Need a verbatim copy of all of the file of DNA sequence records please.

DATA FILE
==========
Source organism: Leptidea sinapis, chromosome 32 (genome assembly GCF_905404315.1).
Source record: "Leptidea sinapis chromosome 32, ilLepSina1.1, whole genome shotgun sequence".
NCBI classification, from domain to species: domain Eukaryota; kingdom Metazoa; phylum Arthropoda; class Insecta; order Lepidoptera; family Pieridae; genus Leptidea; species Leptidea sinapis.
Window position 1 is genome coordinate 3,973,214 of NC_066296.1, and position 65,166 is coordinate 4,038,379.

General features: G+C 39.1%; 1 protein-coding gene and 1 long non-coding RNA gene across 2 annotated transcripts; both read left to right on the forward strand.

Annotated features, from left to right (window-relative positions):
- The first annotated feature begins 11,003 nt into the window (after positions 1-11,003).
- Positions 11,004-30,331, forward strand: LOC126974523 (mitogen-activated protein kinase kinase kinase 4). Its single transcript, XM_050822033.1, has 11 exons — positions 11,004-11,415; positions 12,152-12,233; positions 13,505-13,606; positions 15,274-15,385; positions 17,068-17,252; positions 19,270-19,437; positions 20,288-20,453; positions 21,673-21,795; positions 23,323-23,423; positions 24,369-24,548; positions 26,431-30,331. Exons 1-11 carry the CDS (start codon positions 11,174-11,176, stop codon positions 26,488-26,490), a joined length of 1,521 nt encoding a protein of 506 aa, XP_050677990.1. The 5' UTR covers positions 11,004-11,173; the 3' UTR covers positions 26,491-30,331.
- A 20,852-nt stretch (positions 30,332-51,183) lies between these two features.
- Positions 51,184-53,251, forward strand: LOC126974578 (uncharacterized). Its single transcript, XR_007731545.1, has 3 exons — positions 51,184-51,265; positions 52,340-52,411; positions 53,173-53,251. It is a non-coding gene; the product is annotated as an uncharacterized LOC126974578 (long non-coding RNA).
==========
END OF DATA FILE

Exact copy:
Source organism: Leptidea sinapis, chromosome 32 (genome assembly GCF_905404315.1).
Source record: "Leptidea sinapis chromosome 32, ilLepSina1.1, whole genome shotgun sequence".
NCBI classification, from domain to species: domain Eukaryota; kingdom Metazoa; phylum Arthropoda; class Insecta; order Lepidoptera; family Pieridae; genus Leptidea; species Leptidea sinapis.
Window position 1 is genome coordinate 3,973,214 of NC_066296.1, and position 65,166 is coordinate 4,038,379.

General features: G+C 39.1%; 1 protein-coding gene and 1 long non-coding RNA gene across 2 annotated transcripts; both read left to right on the forward strand.

Annotated features, from left to right (window-relative positions):
- The first annotated feature begins 11,003 nt into the window (after positions 1-11,003).
- Positions 11,004-30,331, forward strand: LOC126974523 (mitogen-activated protein kinase kinase kinase 4). Its single transcript, XM_050822033.1, has 11 exons — positions 11,004-11,415; positions 12,152-12,233; positions 13,505-13,606; positions 15,274-15,385; positions 17,068-17,252; positions 19,270-19,437; positions 20,288-20,453; positions 21,673-21,795; positions 23,323-23,423; positions 24,369-24,548; positions 26,431-30,331. Exons 1-11 carry the CDS (start codon positions 11,174-11,176, stop codon positions 26,488-26,490), a joined length of 1,521 nt encoding a protein of 506 aa, XP_050677990.1. The 5' UTR covers positions 11,004-11,173; the 3' UTR covers positions 26,491-30,331.
- A 20,852-nt stretch (positions 30,332-51,183) lies between these two features.
- Positions 51,184-53,251, forward strand: LOC126974578 (uncharacterized). Its single transcript, XR_007731545.1, has 3 exons — positions 51,184-51,265; positions 52,340-52,411; positions 53,173-53,251. It is a non-coding gene; the product is annotated as an uncharacterized LOC126974578 (long non-coding RNA).